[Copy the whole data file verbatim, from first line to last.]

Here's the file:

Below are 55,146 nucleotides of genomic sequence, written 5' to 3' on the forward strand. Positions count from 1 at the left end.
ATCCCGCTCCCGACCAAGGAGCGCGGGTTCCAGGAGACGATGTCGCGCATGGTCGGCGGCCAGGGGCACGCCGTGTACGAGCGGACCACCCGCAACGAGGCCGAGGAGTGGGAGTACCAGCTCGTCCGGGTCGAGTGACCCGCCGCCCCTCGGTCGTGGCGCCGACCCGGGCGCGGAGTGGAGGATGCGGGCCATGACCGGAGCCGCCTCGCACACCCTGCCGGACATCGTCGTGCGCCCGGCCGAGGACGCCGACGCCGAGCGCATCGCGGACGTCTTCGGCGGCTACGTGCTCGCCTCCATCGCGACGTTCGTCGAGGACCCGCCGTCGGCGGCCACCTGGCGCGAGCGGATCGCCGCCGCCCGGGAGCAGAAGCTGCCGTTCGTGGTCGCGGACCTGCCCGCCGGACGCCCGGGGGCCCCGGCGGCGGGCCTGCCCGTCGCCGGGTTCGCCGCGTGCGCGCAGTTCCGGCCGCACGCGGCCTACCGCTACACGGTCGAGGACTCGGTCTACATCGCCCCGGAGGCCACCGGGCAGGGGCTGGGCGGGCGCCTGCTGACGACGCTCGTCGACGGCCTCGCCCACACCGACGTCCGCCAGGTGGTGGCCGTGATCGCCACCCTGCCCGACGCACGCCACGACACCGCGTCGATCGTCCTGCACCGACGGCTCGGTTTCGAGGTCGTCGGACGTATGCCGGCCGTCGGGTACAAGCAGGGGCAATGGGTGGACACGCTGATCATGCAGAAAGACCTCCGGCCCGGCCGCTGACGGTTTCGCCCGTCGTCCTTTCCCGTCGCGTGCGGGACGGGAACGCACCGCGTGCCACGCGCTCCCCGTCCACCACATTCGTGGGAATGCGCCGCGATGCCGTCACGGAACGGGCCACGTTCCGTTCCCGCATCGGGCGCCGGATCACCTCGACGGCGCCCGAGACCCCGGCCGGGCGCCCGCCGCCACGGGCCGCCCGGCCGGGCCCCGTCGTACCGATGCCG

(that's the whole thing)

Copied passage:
Below are 55,146 nucleotides of genomic sequence, written 5' to 3' on the forward strand. Positions count from 1 at the left end.
ATCCCGCTCCCGACCAAGGAGCGCGGGTTCCAGGAGACGATGTCGCGCATGGTCGGCGGCCAGGGGCACGCCGTGTACGAGCGGACCACCCGCAACGAGGCCGAGGAGTGGGAGTACCAGCTCGTCCGGGTCGAGTGACCCGCCGCCCCTCGGTCGTGGCGCCGACCCGGGCGCGGAGTGGAGGATGCGGGCCATGACCGGAGCCGCCTCGCACACCCTGCCGGACATCGTCGTGCGCCCGGCCGAGGACGCCGACGCCGAGCGCATCGCGGACGTCTTCGGCGGCTACGTGCTCGCCTCCATCGCGACGTTCGTCGAGGACCCGCCGTCGGCGGCCACCTGGCGCGAGCGGATCGCCGCCGCCCGGGAGCAGAAGCTGCCGTTCGTGGTCGCGGACCTGCCCGCCGGACGCCCGGGGGCCCCGGCGGCGGGCCTGCCCGTCGCCGGGTTCGCCGCGTGCGCGCAGTTCCGGCCGCACGCGGCCTACCGCTACACGGTCGAGGACTCGGTCTACATCGCCCCGGAGGCCACCGGGCAGGGGCTGGGCGGGCGCCTGCTGACGACGCTCGTCGACGGCCTCGCCCACACCGACGTCCGCCAGGTGGTGGCCGTGATCGCCACCCTGCCCGACGCACGCCACGACACCGCGTCGATCGTCCTGCACCGACGGCTCGGTTTCGAGGTCGTCGGACGTATGCCGGCCGTCGGGTACAAGCAGGGGCAATGGGTGGACACGCTGATCATGCAGAAAGACCTCCGGCCCGGCCGCTGACGGTTTCGCCCGTCGTCCTTTCCCGTCGCGTGCGGGACGGGAACGCACCGCGTGCCACGCGCTCCCCGTCCACCACATTCGTGGGAATGCGCCGCGATGCCGTCACGGAACGGGCCACGTTCCGTTCCCGCATCGGGCGCCGGATCACCTCGACGGCGCCCGAGACCCCGGCCGGGCGCCCGCCGCCACGGGCCGCCCGGCCGGGCCCCGTCGTACCGATGCCG